• Fair Advice (with O. Dijk, K.W. Eriksen and S. Fest)
  • Abstract:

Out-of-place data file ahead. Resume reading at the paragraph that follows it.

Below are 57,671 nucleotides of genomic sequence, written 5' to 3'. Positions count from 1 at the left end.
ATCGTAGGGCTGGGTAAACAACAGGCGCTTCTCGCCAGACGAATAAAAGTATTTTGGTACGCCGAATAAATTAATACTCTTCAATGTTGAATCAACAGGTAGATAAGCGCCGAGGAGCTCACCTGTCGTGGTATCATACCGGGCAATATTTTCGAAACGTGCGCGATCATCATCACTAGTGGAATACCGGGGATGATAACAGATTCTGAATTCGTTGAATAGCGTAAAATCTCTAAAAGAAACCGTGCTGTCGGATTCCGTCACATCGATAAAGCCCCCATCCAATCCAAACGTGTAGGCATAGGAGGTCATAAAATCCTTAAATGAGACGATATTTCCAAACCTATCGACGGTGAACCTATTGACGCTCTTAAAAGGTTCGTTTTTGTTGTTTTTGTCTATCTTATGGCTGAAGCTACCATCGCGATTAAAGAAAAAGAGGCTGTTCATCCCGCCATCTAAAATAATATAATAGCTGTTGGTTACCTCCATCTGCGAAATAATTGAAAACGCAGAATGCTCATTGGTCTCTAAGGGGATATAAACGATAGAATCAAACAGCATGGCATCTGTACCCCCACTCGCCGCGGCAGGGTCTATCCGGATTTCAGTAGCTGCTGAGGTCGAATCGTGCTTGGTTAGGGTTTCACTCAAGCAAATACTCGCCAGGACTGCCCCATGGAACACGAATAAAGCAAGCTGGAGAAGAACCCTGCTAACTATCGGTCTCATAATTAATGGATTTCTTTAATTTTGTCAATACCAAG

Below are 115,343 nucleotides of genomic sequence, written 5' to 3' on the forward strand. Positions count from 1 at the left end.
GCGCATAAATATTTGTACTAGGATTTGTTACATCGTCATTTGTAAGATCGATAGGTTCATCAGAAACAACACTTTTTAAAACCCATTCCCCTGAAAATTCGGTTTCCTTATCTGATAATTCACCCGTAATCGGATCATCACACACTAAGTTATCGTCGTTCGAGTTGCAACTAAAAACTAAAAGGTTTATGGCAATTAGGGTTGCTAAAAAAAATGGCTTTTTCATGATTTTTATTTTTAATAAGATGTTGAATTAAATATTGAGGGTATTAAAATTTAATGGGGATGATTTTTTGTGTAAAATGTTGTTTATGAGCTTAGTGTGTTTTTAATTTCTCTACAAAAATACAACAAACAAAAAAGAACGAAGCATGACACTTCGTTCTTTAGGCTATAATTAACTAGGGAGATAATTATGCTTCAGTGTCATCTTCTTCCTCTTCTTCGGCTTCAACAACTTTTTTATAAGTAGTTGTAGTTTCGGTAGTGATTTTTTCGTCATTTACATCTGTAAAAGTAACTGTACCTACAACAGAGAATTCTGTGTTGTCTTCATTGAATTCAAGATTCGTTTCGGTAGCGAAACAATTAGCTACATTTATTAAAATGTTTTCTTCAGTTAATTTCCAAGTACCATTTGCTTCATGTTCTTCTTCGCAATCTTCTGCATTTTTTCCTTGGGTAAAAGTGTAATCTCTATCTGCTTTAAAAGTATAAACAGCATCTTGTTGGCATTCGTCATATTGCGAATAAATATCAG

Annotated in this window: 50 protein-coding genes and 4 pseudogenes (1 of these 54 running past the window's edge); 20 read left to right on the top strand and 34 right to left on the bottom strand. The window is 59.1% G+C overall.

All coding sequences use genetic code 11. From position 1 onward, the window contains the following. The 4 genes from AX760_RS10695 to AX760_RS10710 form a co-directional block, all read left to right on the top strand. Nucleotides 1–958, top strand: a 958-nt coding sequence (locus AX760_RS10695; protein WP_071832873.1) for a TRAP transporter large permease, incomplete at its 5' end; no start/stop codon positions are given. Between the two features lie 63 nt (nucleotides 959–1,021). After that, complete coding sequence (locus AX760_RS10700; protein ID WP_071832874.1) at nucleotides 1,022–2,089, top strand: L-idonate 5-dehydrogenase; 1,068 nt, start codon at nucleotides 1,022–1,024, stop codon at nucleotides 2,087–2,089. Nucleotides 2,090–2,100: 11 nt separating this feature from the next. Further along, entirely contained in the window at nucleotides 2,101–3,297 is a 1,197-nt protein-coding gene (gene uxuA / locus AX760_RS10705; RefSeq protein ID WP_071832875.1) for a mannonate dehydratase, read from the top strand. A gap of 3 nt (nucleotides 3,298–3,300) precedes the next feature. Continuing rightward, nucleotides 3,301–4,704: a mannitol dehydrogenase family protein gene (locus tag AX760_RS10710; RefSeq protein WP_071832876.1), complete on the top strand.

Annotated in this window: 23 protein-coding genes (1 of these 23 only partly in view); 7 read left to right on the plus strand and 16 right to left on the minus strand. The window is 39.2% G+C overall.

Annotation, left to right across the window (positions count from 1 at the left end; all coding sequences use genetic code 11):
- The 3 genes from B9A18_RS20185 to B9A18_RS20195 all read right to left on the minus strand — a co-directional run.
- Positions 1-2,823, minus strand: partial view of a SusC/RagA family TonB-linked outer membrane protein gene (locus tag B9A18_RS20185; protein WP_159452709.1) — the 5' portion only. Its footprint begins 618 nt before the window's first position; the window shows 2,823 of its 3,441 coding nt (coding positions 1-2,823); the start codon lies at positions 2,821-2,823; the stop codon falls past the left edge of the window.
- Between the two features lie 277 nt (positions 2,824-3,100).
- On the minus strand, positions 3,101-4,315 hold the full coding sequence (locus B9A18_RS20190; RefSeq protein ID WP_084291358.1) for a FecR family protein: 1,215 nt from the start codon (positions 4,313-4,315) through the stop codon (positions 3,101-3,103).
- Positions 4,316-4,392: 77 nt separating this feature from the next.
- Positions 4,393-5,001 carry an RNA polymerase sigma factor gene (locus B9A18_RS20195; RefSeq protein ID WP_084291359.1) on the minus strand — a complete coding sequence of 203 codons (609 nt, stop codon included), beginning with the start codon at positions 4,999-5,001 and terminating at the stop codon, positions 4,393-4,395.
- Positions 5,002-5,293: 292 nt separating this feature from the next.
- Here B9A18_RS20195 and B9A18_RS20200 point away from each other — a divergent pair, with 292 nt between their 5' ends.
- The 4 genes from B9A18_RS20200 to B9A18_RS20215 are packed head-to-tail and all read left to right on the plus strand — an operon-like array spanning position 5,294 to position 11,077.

The paper presents results from an experiment studying advisors’ behavior under conflicting interests. We use a binary dictator game as a baseline and transform the game to a situation where the dictator gives a binding advice and a non-binding advice, respectively. We also vary the payoff functions to include both certain and risky outcomes. We find that subjects are averse to giving bad advice. The proportion of subjects choosing the selfish option decreases by 25% when the game is transformed from a dictator game to an advisor game. When outcomes are certain, this “fairness effect” appear even when the advice is binding, i.e. when the recipient has to follow that advisor’s advice. Under risky outcomes, however, the fairness effect appear only when the advice is non-binding – i.e. when the recipient is himself responsible for the actual choice.